GRYTHYTTAN, SWEDEN February 15, 2014 – One of the great joys of travel is the serendipitous magic of finding a destination that have been largely overlooked by the guidebooks. These “treasures of discovery” are among the greatest joys of travel. Grythyttan, Sweden is one of those indefinable little places because it is quite literally “the town that became a hotel,” and therein lies its charm.
Grythyttan, Sweden, located approximately 200-miles NW of Stockholm, became a ghost town until the mid-1960s.
Once a thriving community, in the 17th century travelers going to and from Stockholm, Grythyttan was oas a midpoint along the road to the silver mines in the region. It was known as an “up-and-down” village because travelers would stop on their way up from Stockholm or on the way back down to stable their horses and rest for the night. The result, Grythyttan’s Gästgivaregård (roughly translated to mean “guest house”) became a popular inn that became known throughout the country.
In the spring of 1973, Grandqvist reopened the hostelry comprised of 22 buildings with 60 rooms and suites. Each was exquisitely filled with antique furniture and appointed with artwork created by local craftsmen.
Even the inn’s former dungeon was converted into a candlelit wine and cheese cellar.
Despite a population of less than 1,000 residents Grythyttan has more or less returned to a semblance of its past thanks to the innovations of Grandqvist and the patronage of the pop singing group ABBA during the 1980s. Today Grythyttan is home to the chef and restaurant management school Gyrthyttan School of Hospitality, Culinary Arts & Meal Science.
For 25-years Grandqvist managed the property with such style and flair that the town soon became the “inn” place to go for a relaxing respite for the rich and famous. With his well-deserved reputation as one of Sweden’s finest gourmands and wine connoisseurs, the flashy entrepreneur frequently entertained guests during summer months with free chamber music concerts at his villa just outside of town.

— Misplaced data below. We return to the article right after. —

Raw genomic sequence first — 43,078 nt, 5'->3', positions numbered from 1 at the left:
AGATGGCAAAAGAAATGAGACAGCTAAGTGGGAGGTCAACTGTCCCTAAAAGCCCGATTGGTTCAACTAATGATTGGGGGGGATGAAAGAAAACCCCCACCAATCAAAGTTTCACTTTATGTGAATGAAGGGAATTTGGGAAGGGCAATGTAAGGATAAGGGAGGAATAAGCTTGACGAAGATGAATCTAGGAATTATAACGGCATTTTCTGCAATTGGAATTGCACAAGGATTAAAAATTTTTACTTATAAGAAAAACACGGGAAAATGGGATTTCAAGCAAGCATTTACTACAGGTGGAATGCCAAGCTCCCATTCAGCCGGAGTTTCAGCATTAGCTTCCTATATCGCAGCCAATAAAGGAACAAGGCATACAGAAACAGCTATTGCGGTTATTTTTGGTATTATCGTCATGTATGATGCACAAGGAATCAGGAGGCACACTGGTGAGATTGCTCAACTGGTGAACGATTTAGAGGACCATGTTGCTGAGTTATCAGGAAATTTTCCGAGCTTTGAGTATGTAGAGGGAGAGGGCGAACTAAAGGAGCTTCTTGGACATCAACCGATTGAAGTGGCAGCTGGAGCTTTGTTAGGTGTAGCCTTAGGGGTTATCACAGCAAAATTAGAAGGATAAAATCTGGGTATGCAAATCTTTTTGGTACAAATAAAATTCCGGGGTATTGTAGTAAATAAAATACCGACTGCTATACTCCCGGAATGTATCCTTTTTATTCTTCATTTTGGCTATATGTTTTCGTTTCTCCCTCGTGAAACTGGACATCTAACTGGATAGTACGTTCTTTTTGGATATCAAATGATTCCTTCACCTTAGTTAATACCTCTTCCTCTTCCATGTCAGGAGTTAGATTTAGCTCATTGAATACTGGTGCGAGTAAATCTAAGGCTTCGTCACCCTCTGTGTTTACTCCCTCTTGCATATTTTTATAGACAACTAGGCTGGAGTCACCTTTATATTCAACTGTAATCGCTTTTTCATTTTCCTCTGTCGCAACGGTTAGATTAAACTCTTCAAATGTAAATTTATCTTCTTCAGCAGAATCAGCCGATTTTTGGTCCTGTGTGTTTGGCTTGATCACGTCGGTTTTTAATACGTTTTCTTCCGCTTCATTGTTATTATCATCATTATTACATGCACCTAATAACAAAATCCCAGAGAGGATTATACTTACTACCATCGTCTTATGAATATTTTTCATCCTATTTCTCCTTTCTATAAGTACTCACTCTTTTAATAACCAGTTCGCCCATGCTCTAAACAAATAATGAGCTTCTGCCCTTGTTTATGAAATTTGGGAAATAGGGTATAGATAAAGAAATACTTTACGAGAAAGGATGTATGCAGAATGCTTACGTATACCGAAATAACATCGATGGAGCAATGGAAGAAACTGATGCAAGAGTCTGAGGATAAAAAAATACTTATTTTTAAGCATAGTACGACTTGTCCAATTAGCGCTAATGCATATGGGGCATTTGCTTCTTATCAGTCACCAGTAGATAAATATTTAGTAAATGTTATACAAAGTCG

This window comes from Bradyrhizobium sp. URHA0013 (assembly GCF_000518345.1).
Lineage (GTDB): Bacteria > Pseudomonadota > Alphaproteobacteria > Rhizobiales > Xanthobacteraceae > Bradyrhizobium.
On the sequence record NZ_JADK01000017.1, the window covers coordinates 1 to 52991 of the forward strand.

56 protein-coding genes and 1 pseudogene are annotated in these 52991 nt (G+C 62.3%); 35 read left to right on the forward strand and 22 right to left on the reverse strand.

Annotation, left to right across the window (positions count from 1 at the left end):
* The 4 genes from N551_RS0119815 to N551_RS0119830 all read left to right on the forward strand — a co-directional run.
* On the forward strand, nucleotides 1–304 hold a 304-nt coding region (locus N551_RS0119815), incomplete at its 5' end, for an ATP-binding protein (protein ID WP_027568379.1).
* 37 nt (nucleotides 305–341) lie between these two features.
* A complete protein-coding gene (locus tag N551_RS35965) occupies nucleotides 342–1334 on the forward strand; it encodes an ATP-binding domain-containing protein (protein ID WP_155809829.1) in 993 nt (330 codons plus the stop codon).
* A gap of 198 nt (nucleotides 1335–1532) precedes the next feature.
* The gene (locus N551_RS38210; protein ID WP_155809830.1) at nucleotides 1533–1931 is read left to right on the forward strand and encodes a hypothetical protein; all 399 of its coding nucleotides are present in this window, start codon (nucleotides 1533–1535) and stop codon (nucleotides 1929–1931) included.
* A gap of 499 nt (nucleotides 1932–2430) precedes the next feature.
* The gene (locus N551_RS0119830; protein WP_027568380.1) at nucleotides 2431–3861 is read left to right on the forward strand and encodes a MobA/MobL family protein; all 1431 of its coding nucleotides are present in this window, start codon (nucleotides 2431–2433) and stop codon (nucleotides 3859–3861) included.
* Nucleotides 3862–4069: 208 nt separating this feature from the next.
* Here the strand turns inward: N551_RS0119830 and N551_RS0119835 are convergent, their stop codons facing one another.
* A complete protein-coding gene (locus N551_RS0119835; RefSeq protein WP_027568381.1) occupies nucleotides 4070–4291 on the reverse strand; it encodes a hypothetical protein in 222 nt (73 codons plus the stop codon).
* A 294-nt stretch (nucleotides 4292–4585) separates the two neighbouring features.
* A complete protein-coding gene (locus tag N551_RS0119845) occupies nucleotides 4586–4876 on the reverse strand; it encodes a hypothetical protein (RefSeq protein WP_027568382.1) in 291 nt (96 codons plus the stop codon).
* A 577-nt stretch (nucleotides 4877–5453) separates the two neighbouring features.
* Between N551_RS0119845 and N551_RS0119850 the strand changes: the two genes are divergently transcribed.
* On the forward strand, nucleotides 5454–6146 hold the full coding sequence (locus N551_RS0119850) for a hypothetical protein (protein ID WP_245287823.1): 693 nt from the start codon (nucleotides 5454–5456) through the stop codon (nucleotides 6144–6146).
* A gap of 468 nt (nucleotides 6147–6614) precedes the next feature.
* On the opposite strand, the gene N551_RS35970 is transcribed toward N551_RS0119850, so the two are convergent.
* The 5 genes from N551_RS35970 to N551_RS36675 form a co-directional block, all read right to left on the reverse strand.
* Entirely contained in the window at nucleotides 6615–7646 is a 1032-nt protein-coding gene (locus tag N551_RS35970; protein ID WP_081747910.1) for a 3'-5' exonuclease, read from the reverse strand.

To accomplish this, Grandqvist provided complimentary accommodations to members of the Stockholm Philharmonic who performed in the evenings for guests and villagers alike.
Grythyttan is roughly shaped like a large roundabout with roads radiating like the spokes of a wheel from the central section of town into other areas of the region. The main inn is situated on a wide spot along one of the country roads leading into town. Rooms are scattered throughout the property in more than twenty buildings which were once stables, haylofts, blacksmith shops or any one of a variety of buildings that made the town prosperous.
Though Carl Jan Grandqvist no longer adds his personal touch to Grythyttan’s Gästgivaregård, his personality survives in this tiny Swedish village that became a hotel.
Here’s a tip. Arrive in mid-afternoon. Enjoy the spa. Wine and dine in elegance. Spend the night. Savor the magic.
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About the Author: Bob Taylor is a veteran writer who has traveled throughout the world. Taylor was an award winning television producer/reporter/anchor before focusing on writing about international events, people and cultures around the globe. He is founder of The Magellan Travel Club (www.MagellanTravelClub.com).
His goal is to visit 100 countries or more during his lifetime.
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